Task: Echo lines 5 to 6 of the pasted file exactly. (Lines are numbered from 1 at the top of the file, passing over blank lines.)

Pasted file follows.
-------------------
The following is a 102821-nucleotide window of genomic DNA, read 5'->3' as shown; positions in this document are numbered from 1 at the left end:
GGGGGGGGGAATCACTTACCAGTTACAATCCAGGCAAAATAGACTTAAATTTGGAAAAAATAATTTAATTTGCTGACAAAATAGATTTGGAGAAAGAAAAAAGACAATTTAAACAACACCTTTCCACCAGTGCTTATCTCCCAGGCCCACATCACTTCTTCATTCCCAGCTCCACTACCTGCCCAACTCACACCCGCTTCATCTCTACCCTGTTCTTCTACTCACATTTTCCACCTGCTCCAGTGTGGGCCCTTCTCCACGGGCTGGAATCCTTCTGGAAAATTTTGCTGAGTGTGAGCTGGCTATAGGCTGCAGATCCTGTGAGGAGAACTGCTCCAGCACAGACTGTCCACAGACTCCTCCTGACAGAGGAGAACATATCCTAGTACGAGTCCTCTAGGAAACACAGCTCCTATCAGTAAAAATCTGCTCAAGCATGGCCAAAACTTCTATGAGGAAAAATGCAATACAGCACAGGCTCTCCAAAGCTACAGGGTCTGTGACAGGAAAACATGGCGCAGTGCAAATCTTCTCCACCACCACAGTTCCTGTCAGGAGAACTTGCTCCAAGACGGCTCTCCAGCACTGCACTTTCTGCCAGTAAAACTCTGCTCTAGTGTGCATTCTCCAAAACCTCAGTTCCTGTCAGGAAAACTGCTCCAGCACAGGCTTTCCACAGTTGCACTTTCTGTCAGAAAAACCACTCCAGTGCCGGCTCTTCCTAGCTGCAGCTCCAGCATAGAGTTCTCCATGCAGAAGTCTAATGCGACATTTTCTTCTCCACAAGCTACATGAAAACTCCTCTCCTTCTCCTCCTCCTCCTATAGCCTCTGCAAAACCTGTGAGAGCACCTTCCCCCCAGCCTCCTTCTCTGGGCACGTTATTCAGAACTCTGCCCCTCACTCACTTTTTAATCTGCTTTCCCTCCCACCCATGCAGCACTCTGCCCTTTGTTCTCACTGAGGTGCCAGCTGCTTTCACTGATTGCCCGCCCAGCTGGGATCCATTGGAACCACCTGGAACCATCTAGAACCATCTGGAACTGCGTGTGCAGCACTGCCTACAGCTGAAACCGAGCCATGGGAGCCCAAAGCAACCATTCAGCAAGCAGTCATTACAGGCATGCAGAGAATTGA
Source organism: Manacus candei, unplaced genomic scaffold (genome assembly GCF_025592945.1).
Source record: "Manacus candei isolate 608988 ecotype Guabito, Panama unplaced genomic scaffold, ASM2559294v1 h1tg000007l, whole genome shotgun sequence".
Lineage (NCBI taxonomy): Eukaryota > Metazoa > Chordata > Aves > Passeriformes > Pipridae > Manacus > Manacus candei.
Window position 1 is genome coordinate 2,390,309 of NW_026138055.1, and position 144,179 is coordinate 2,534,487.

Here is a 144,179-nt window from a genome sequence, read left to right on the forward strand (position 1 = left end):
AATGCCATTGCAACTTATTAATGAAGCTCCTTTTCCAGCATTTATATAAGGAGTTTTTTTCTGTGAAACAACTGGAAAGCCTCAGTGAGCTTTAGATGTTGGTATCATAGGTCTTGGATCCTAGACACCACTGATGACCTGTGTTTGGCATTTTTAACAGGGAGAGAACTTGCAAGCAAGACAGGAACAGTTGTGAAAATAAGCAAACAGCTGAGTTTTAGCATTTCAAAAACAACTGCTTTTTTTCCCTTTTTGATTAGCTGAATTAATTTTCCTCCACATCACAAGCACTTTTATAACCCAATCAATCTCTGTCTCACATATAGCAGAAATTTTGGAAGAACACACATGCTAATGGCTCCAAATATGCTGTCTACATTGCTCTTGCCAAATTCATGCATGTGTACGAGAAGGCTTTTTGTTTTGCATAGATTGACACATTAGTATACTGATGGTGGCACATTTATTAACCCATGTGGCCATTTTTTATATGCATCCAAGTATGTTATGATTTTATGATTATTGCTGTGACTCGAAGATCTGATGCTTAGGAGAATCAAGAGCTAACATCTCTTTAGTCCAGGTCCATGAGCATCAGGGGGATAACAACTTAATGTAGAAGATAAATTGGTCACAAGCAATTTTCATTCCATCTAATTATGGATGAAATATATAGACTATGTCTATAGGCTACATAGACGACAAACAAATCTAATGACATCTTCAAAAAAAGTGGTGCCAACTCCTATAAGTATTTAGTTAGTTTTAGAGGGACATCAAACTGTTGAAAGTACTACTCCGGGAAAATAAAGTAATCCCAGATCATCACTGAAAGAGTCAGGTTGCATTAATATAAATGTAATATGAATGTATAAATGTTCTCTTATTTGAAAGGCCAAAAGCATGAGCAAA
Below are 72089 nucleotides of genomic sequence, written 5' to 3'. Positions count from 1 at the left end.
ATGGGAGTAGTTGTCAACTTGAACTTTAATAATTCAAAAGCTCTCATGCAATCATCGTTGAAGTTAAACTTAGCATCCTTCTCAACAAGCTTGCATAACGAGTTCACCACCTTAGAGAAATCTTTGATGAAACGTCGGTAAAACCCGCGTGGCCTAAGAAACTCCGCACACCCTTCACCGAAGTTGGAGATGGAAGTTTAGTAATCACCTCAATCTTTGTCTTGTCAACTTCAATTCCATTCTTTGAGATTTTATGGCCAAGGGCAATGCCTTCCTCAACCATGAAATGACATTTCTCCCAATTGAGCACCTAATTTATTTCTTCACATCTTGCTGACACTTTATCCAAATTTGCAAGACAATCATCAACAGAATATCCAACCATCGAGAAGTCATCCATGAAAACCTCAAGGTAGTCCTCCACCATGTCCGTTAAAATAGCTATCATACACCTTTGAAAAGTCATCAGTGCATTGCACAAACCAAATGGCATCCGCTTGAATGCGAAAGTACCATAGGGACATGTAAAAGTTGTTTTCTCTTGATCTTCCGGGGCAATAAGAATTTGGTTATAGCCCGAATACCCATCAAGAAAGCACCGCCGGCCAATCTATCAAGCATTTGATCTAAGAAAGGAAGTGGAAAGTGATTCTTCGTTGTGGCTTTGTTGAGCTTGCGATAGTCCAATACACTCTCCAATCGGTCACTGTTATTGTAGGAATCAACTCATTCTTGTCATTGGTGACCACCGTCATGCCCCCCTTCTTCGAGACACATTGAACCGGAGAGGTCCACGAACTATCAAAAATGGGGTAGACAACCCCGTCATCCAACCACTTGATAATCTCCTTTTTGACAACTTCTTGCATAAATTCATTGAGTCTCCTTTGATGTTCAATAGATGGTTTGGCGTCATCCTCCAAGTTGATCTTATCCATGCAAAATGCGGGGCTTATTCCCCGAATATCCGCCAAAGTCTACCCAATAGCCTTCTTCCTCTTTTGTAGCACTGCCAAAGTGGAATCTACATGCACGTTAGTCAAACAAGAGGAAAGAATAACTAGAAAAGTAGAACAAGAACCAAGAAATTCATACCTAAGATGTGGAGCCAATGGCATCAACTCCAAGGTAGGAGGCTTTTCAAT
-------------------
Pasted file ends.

Lineage (NCBI taxonomy): Eukaryota > Metazoa > Chordata > Aves > Passeriformes > Pipridae > Manacus > Manacus candei.
Window position 1 is genome coordinate 2,390,309 of NW_026138055.1, and position 144,179 is coordinate 2,534,487.